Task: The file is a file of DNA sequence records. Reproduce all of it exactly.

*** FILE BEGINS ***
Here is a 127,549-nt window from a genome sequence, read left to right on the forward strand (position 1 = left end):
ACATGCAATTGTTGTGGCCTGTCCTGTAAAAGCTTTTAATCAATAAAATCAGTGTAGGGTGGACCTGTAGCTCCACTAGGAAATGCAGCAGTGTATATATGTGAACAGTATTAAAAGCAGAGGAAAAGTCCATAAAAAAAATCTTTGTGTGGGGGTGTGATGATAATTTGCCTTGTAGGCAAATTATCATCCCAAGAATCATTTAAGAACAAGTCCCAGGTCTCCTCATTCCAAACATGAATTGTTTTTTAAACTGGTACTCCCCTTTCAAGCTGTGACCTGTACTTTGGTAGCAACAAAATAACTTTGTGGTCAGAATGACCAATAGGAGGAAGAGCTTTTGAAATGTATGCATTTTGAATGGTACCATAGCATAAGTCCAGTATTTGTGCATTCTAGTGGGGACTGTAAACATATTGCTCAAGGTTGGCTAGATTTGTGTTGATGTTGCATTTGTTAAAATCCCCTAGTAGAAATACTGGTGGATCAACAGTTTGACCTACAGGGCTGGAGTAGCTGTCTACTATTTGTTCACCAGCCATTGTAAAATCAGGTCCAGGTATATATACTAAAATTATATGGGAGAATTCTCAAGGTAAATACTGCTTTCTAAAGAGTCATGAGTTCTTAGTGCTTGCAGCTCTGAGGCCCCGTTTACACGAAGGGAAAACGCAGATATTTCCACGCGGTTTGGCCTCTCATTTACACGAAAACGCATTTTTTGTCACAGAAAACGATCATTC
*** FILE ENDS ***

Here is a 127,549-nt window from a genome sequence, read left to right on the forward strand (position 1 = left end):
ACATGCAATTGTTGTGGCCTGTCCTGTAAAAGCTTTTAATCAATAAAATCAGTGTAGGGTGGACCTGTAGCTCCACTAGGAAATGCAGCAGTGTATATATGTGAACAGTATTAAAAGCAGAGGAAAAGTCCATAAAAAAAATCTTTGTGTGGGGGTGTGATGATAATTTGCCTTGTAGGCAAATTATCATCCCAAGAATCATTTAAGAACAAGTCCCAGGTCTCCTCATTCCAAACATGAATTGTTTTTTAAACTGGTACTCCCCTTTCAAGCTGTGACCTGTACTTTGGTAGCAACAAAATAACTTTGTGGTCAGAATGACCAATAGGAGGAAGAGCTTTTGAAATGTATGCATTTTGAATGGTACCATAGCATAAGTCCAGTATTTGTGCATTCTAGTGGGGACTGTAAACATATTGCTCAAGGTTGGCTAGATTTGTGTTGATGTTGCATTTGTTAAAATCCCCTAGTAGAAATACTGGTGGATCAACAGTTTGACCTACAGGGCTGGAGTAGCTGTCTACTATTTGTTCACCAGCCATTGTAAAATCAGGTCCAGGTATATATACTAAAATTATATGGGAGAATTCTCAAGGTAAATACTGCTTTCTAAAGAGTCATGAGTTCTTAGTGCTTGCAGCTCTGAGGCCCCGTTTACACGAAGGGAAAACGCAGATATTTCCACGCGGTTTGGCCTCTCATTTACACGAAAACGCATTTTTTGTCACAGAAAACGATCATTC